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Tuesday, July 17, 2012

A Splash of Surf

Milwaukee's Exotics stir the tiki revival

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The Exotics were already together when people started talking to them about this cool new movie called Pulp Fiction. It wasn't so much the plot, or John Travolta's career revival, but the music that was the conversation starter. Milwaukee's surf instrumental band seemed to echo Quentin Tarantino's soundtrack, yet for founding member Don Nelson, choosing the surf sound wasn't prescience so much as persistence. He had grown up with this music and never lost sight of it.

"My father had lots of Ventures' records," says Nelson, the band's drummer. Papa Nelson, by the way, was the driver-roadie for The Legends, a popular early-'60s Milwaukee band whose instrumental rock was not unrelated to the sound of The Ventures, Dick Dale and the California groups that defined instrumental (as opposed to Beach Boys' vocal) surf music. "And," Nelson adds, "The Ventures always seemed to fly with the skateboard-punk crowd I was into."

Reverberations from the early-'60s surf beat surrounded Nelson as he came of age as a musician. Agent Orange covered the genre's signature, "Pipeline"; The B-52s brought the old sound into the new wave; and TSOL ran a surf shop on the beach of their California town. Aside from love of the music, Nelson was motivated to form The Exotics by the easy logistics. "We didn't have a singer, so we didn't need a PA. We could just set up small amps—little peashooters," Nelson explains. "I could set up a three-piece drum set and we could rock the house with anybody."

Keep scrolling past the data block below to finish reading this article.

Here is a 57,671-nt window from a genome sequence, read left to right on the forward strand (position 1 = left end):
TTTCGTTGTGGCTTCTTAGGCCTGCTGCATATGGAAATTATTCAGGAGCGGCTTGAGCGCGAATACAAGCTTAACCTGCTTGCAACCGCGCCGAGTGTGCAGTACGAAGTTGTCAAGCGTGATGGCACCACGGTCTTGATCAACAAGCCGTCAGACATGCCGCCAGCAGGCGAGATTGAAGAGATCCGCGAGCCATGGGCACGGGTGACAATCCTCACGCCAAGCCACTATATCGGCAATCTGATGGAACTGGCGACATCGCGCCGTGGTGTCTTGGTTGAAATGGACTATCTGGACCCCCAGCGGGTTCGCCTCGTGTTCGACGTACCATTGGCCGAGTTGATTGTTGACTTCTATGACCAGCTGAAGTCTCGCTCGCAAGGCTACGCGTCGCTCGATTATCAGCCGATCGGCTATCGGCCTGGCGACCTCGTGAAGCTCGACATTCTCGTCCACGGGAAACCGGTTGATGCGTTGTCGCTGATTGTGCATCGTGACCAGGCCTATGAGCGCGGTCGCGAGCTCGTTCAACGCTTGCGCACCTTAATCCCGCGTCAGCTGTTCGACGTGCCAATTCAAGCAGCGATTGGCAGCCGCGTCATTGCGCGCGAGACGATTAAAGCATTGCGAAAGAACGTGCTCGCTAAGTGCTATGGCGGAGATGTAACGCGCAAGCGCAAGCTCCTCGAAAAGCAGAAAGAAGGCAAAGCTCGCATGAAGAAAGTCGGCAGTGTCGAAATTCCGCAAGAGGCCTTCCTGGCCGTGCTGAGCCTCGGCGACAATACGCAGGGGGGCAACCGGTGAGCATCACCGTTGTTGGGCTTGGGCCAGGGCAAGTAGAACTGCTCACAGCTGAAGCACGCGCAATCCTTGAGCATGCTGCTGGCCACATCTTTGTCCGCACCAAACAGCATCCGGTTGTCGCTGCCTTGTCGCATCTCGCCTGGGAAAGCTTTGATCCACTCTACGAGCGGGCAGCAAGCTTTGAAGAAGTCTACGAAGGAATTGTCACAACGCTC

The Exotics have just released a three-song EP featuring "Agent from Osaka," "The Enchanted Interrogation Room" and "Surf Burglar." Recorded with natural room echo by producer Mike Perotto, the stripped-down arrangements wrap melodically rich songs with shifting dynamics and minor-key moods, propelled by crisp rhythms and lonesome trebly guitars with touches of organ and clicking castanets. The songs—written by Brandt Zacher (guitar), Jon Ziegler (bass) and Paul Wall (guitar)—are cinematic in scope, suggesting stories with their chord changes.

Wall wasn't quite as young as Nelson when he discovered surf instrumentals. "When I was 13 I learned to play guitar by listening to The Best of The Ventures. Everyone else was into Eddie Van Halen," he recalls. Wall's primary band for many years, Trolley, always included a few original or cover versions of surf instrumentals, and he was already a fan of The Exotics before joining the group in the mid-'90s.

Nelson always insisted on a purist vision for The Exotics. They aren't trying to be surf punks or metalheads with the ocean echoing in their ears. With their vintage instruments, hairdos and sharp-creased suits, The Exotics could have stepped through the time tunnel from 1963 into the 21st century. They have played in New York, Florida and across the Midwest, but are especially proud of the fandom they have achieved in the motherland of surf, California.

The Exotics will be touring the tiki circuit along the Pacific coast next month. Meanwhile, they're warming up with a gig at the "Chill on the Hill" concert series in Humboldt Park, 6:30-8:30 p.m. July 24.